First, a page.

As farmers in Florida, Georgia and other Southeastern states brace for Hurricane Irma, farmers in Texas are dealing with the post-Hurricane Harvey impacts of flooded crops.
Among the issues facing farmers is how to treat crops that were in flooded fields. The Food and Drug Administration issued a notice warning that “if the edible portion of a crop” was sitting in floodwaters, it should be considered adulterated and not enter the human food chain. Such crops where the edible portion came into contact with floodwaters need to be destroyed.
FDA detailed some guidelines for evaluating crops where the edible portion of the crop did not come into contact with floodwaters, such as what the source of the floodwater was; what type of crop it is and what the stage of growth is; and whether conditions were such that the crop was exposed to moisture and stress over a long period of time. The FDA’s full notice can be found here.
Given that so much of southeast Texas was underwater, the notice created a lot of confusion among southern Texas farmers, as well as grain and oilseed processors, said Jeff Nunley, executive director of the South Texas Cotton and Grain Association.
The FDA notice is not specific to cotton or field crops, but covers all types of food and animal feed. At least initially, the notice forced gins and crush mills to stop accepting cottonseed. The Texas Cotton Ginners Association issued a news release that some seed buyers were requiring their customers to certify that the cotton seed had not been exposed to flood waters.
After some conference calls on Thursday, the Office of the State Chemist in Texas has agreed to come out and evaluate the impacts Harvey had on cereal grains and oilseeds. The office will work with farmers and grain handlers to assess damages, which includes providing mycotoxin tests at no cost.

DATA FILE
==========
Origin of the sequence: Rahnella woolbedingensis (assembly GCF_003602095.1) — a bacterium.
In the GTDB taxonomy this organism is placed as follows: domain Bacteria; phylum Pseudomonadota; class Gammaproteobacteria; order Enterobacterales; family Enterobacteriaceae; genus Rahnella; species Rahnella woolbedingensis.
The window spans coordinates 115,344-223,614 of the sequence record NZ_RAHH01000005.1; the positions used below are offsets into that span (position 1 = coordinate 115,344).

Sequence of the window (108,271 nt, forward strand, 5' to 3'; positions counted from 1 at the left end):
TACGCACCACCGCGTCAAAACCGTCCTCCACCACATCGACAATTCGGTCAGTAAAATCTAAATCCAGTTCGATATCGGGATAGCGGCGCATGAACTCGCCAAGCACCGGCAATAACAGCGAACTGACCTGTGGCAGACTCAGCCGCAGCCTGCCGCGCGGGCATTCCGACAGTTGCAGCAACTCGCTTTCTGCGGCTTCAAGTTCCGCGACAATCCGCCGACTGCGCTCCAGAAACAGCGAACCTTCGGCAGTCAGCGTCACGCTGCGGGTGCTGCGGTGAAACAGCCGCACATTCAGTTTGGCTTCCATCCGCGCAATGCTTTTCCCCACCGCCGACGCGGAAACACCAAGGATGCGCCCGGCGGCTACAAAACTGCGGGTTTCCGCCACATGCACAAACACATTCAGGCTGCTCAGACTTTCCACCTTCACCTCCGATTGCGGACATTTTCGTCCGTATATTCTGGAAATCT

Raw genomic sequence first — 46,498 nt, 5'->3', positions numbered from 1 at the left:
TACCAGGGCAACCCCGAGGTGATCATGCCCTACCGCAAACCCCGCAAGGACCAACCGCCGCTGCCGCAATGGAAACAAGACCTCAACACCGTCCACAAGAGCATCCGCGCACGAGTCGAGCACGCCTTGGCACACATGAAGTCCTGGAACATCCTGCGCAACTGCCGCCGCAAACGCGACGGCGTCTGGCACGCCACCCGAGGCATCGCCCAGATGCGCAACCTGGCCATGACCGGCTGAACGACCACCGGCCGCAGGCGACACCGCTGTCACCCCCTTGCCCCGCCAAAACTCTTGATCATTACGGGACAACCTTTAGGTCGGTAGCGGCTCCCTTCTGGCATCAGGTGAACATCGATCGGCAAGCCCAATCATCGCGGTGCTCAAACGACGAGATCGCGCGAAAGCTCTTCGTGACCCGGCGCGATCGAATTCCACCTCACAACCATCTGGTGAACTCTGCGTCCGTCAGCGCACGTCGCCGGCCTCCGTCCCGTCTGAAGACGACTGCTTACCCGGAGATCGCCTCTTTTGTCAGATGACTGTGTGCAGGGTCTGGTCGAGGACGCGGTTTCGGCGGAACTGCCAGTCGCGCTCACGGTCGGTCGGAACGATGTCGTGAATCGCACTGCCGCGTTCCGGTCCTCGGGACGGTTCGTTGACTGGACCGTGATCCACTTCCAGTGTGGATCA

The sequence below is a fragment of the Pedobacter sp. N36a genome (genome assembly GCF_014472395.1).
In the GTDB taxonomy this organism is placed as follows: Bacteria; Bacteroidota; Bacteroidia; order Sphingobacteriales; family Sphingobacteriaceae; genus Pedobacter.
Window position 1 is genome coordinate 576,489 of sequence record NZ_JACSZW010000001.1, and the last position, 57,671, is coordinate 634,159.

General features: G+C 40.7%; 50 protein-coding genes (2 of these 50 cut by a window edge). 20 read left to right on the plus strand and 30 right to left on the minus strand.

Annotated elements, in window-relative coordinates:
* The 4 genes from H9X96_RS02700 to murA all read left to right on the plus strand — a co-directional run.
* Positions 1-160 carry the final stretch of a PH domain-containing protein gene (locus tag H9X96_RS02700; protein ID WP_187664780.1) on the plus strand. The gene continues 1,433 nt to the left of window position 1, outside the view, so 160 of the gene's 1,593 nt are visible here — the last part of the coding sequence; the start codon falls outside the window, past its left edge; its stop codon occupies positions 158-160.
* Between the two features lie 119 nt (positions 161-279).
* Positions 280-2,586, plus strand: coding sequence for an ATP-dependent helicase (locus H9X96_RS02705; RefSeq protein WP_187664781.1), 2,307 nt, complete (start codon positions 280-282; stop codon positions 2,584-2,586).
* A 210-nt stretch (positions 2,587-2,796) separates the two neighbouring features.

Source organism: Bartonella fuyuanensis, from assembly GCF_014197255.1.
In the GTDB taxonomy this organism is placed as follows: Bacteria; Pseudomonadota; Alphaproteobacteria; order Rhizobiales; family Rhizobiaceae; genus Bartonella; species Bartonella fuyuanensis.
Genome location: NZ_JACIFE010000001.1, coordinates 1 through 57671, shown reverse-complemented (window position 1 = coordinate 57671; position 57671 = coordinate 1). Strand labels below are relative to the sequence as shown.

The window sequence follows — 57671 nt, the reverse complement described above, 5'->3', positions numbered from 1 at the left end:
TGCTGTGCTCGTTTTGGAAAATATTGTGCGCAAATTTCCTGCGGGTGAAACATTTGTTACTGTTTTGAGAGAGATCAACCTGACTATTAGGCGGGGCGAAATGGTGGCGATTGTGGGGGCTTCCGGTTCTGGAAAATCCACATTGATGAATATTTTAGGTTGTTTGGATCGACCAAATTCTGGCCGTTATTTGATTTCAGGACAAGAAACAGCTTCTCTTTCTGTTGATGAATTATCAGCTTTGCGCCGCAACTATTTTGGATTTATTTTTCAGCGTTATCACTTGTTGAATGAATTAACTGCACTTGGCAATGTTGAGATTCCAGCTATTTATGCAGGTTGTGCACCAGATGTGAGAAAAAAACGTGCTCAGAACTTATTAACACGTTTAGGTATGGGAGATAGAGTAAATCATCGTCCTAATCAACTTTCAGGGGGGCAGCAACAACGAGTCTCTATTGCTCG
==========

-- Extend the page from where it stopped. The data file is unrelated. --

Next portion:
“Our desire is to provide legal certainty to the agriculture community and preserve market quality and integrity during the recovery process,” said Tim Herman, the Texas state chemist.
To read the full statement released by the Office of the Texas State Chemist on Sept. 7, visit here.
ADM confirmed to DTN it was accepting cottonseed at its Richmond, Texas, facility “as long as it meets FDA guidelines.”
Most farmers are harvesting their crops even though the lint may be low in yield and quality. Farmers can still harvest cottonseeds
If early projections of cotton losses in Texas are correct, then Texas lost 750,000 bales out of a potential state crop of 8.8 million bales, or roughly 8.5% of the state’s crop.
“A lot of growers were expecting a 3 1/2-bale to 4-bale crop, which many of them had contracted for 70 cents a pound,” said John Robinson, an economist at Texas A&M. A bale of cotton weighs 500 pounds.
Farmers who have not already reached their crop insurance guarantee should also consider the lack of marketable cottonseed as part of their economic losses. Insurance adjusters largely appraise fields based on lost lint, not cottonseed. Crop insurance also pays on historical averages, not the projected loss in the field, Robinson noted.
“So, yes, it’s going to hurt,” Robinson said. “There’s a big opportunity cost for not harvesting what they had out there before it got messed up.”
The heavy rains from Harvey also reached a much broader cotton-growing area and likely hurt the quality of the cotton.
“What’s essentially happened in a wider area because of rain from here to Tennessee is that a lot of cotton that had a lot of open bolls got rained on, and what that does is lower the color grades,” Robinson said.
“It just lowers overall grades and there are impacts of that that are captured in the local cash prices, in the basis. So, from that, there is probably going to be a shortage of really good quality from what there should have been. There will be an oversupply of less-than-optimal cotton.”
Hurricane Irma is projected to hit Georgia, which has 1.34 million acres of cotton this year and is projected to harvest 2.9 million bales. North Carolina and South Carolina, which combined have about 585,000 acres of cotton, could be hit as well.
The situation with crops and flooding is now set to repeat in Florida and other Southeastern states. USDA officials sent out radio commentary from Agriculture Secretary Sonny Perdue about the possible impacts.
“If Irma comes right up the middle of Florida, you’ve got your citrus and vegetables that moves on up into north Florida into Georgia, that’s right in the heart of cotton and peanut country, and soybean and corn country,” Perdue said.
Chris Clayton can be reached at Chris.Clayton@dtn.com
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